The first order of business when you’re writing anything is to come up with an idea. What? You say you already knew that? But did you know that the key to selling yourself and your work is not to have just any idea but a commercial one?
By this I mean an idea that will appeal to your real buyer. I’m not talking about the audience. This is television. The audience gets the show based on your teleplay for free (plus some “carrying charges” if they’re watching via cable or satellite or one of the online pay sites). As a television writer, your buyer is the medium that gets you to that audience.
Ah, the beloved buyer! AKA the production company. The network or cable channel. Or, to be specific, the executives in charge at those places. The “Suits” we all know and dread. They’re the ones who run things. They control your access. They control your creativity. They control your pay.
The key to impressing the Suits and gaining support for you and your project, whether it be a new series idea, a television movie idea, or a notion for a new episode of an existing series, is the logline.
The logline is your hook, the concept you use to catch your hip, trendy, yet oh-so-conservative executive friend and reel him or her in. It’s a short, sweet summation of the high concept you must have in order to sell.
You’ve probably heard this phrase, “high concept” before, but few people, even those experienced in the Biz, understand what it is. Common explanations that I’ve gotten from students and pro TV writers include:
“An idea that’s bright, fresh, original, and commercial.”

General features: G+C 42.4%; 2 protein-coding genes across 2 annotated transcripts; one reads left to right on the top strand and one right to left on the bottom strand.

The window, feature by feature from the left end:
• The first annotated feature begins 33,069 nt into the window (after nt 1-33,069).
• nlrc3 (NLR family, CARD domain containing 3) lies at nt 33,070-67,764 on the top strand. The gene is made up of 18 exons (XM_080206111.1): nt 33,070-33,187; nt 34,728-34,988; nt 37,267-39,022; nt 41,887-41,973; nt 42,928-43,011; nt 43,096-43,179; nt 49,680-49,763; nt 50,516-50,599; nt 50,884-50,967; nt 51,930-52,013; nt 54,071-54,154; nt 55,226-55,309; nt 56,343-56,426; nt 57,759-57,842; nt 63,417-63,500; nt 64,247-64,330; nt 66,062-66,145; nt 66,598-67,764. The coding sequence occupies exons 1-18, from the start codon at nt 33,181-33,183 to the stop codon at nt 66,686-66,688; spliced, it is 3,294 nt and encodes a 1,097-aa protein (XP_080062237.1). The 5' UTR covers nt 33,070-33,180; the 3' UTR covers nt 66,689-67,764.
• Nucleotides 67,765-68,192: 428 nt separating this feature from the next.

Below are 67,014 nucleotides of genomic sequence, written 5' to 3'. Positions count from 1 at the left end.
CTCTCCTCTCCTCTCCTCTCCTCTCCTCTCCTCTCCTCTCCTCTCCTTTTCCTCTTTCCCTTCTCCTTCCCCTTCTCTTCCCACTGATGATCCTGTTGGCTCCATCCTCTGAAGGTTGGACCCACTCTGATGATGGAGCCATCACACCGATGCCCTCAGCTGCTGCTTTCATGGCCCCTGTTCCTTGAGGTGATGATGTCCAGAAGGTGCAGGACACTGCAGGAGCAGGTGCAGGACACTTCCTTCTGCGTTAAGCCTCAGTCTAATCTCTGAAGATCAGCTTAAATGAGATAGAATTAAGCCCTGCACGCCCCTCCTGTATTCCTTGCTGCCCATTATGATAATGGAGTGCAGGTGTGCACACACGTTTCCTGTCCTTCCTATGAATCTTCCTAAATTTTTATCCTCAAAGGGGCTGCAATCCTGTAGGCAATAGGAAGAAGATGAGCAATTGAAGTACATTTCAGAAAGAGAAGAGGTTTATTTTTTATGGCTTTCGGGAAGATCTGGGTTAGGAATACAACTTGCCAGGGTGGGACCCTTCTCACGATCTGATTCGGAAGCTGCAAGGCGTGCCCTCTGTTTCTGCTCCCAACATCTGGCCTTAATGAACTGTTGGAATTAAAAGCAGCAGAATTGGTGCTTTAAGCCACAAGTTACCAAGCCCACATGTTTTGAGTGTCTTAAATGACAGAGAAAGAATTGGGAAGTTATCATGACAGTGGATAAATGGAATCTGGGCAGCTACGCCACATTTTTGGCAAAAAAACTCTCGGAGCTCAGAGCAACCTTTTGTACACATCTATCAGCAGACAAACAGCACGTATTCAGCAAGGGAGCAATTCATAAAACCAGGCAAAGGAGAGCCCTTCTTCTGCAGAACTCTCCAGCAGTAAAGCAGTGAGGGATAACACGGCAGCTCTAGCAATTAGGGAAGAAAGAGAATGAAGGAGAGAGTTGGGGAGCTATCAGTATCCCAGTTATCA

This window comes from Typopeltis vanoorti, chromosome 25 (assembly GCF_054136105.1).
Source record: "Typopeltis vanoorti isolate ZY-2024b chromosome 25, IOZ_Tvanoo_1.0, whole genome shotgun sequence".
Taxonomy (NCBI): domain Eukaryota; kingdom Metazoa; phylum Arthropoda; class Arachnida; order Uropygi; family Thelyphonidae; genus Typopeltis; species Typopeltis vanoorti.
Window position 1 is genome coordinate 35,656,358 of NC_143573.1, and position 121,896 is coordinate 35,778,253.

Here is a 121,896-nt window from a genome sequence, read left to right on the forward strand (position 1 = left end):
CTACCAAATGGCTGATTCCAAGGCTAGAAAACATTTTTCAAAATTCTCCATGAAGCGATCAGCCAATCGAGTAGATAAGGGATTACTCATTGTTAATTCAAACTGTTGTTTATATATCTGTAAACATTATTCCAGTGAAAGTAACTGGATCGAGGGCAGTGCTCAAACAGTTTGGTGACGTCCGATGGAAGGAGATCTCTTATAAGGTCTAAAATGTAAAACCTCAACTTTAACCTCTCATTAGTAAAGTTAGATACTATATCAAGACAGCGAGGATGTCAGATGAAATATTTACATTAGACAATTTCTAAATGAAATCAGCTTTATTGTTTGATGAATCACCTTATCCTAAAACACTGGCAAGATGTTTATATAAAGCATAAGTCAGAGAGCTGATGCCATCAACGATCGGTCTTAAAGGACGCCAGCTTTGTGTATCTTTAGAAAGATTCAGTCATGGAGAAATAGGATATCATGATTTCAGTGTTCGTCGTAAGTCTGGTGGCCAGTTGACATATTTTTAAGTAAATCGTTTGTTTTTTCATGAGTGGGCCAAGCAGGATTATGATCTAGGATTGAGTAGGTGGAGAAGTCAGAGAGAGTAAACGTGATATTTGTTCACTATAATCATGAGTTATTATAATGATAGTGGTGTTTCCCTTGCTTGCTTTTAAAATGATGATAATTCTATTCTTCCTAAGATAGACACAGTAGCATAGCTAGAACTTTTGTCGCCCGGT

“A concise idea that grabs everyone’s attention.”
“An idea that can be expressed in 1 to 3 sentences so even a 22 year old executive can understand it.”
“A sitcom about the Dali Lama.”
You may not believe this, but the first three expressions are as wrong as the last, although perhaps not as funny. (You’ll notice I only said “perhaps.”) To truly understand high concept, we have to know how the phrase originated.
The fact is, it originated out of fear. The fear development executives have of losing their jobs. So many things can go wrong when a project is begun, or “put into work,” that the Suits have to cover their tushies at all times. Because they’re in the development business and not the buying business – working with writers to create scripts instead of buying finished teleplays – they can’t justify giving a go-ahead based on the quality of the writing. There’s no quality to judge.
So high concept really means that we writers must come up with an idea or premise that’s so good on its face that no matter how badly it’s executed – bad writing, bad acting, bad direction, bad production values – people will still want to see it.